News Release

President Duterte shuts door for ceasefire with communist rebels

President Rodrigo Roa Duterte talks to the people after holding a meeting with the Inter-Agency Task Force on the Emerging Infectious Diseases (IATF-EID) core members at the Malacañang Golf (Malago) Clubhouse in Malacañang Park, Manila on December 7, 2020. KARL NORMAN ALONZO/ PRESIDENTIAL PHOTO

There will be no ceasefire with the communist rebels this holiday season or “ever again” under his term, President Rodrigo Roa Duterte said on Monday.

“There will be no more ceasefire ever again under my term ko pagka-presidente. For all intents and purposes, ‘yung ceasefire is dead. Wala na yon,” President Duterte said in his weekly address to the nation.

Both sides “cannot understand each other” and the rebels demanded for a coalition government, the President said, prompting him to walk away from the peace negotiations.

Forging a power-sharing agreement with the communists is an impeachable offense, the Chief Executive said, stressing the powers given to him under the law are only to be executed unless they can be delegated. He said he cannot compromise anything in this government.

“What was evolving before me was something that it is not acceptable to the Republic of the Philippines, lalo na ‘yang coalition government. No president, no stupid president will allow it,” he said.

Leftist groups are committing serious violations under the law, he said, vowing to unmask those connected with the National Democratic Front (NDF) particularly its legal fronts before the end of his term.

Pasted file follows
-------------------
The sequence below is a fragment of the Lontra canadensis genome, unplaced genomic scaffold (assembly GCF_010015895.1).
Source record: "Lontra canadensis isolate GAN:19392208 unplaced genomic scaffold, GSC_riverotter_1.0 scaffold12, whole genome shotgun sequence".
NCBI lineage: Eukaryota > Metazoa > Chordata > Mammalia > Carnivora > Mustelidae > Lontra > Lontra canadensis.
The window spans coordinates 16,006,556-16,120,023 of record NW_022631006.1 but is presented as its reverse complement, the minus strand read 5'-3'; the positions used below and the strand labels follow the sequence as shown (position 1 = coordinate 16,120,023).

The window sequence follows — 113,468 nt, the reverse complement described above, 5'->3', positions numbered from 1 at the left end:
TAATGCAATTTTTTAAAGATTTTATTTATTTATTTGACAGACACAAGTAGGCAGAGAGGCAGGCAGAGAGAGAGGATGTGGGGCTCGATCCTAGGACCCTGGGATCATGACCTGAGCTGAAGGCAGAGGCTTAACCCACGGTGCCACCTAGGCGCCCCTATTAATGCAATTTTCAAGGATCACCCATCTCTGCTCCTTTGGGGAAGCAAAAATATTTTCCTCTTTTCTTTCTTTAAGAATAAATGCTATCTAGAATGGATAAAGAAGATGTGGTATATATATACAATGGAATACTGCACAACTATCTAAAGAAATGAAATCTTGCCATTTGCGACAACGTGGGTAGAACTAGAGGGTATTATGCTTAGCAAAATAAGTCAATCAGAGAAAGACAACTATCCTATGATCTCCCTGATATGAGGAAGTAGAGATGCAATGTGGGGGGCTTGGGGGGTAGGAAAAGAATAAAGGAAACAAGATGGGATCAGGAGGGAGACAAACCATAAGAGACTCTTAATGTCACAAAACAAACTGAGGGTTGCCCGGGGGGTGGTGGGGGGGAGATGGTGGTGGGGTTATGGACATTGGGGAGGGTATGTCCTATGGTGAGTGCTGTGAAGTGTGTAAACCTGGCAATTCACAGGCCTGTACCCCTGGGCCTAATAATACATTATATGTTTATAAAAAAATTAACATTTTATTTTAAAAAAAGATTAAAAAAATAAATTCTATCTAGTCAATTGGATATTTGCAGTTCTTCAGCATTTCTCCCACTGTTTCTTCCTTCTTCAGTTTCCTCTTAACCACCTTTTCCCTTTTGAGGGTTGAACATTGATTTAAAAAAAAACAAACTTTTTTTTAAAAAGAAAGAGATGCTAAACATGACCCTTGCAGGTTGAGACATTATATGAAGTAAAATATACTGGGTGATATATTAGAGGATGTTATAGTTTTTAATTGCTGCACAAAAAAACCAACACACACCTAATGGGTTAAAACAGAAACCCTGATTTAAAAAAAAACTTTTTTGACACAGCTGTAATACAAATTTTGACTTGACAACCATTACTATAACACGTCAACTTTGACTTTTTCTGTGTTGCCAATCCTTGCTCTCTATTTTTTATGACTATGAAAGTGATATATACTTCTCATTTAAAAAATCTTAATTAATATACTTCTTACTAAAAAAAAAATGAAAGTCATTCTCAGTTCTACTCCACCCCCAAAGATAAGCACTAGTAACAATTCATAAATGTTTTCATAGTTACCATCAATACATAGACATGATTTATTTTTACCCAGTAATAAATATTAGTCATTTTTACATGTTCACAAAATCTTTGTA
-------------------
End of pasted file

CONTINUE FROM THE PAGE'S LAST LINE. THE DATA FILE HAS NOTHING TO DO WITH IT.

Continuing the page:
“These are serious offenses under the Revised Penal Code and your organization, simply communists all of you, the act of one is the act of all,” he added.

Earlier this month, the President claimed that several lawmakers are affiliated with the Communist Party of the Philippines (CPP) and co-conspirators of the communist rebels in overthrowing the government.

The Duterte government initially showed intention to forge a lasting peace deal with the rebels aimed at ending decades-long communist insurgency in the country.

But the rebels’ continuous attacks on police and military personnel and other facilities drew the ire of the President, who eventually decided to suspend the peace talks.

The government and the communists
usually decide for a holiday truce.

The Armed Forces of the Philippines (AFP), however, said it did not recommend to the President for a holiday truce with the guerrillas, pointing out the rebels’ inability to obey the deal. PND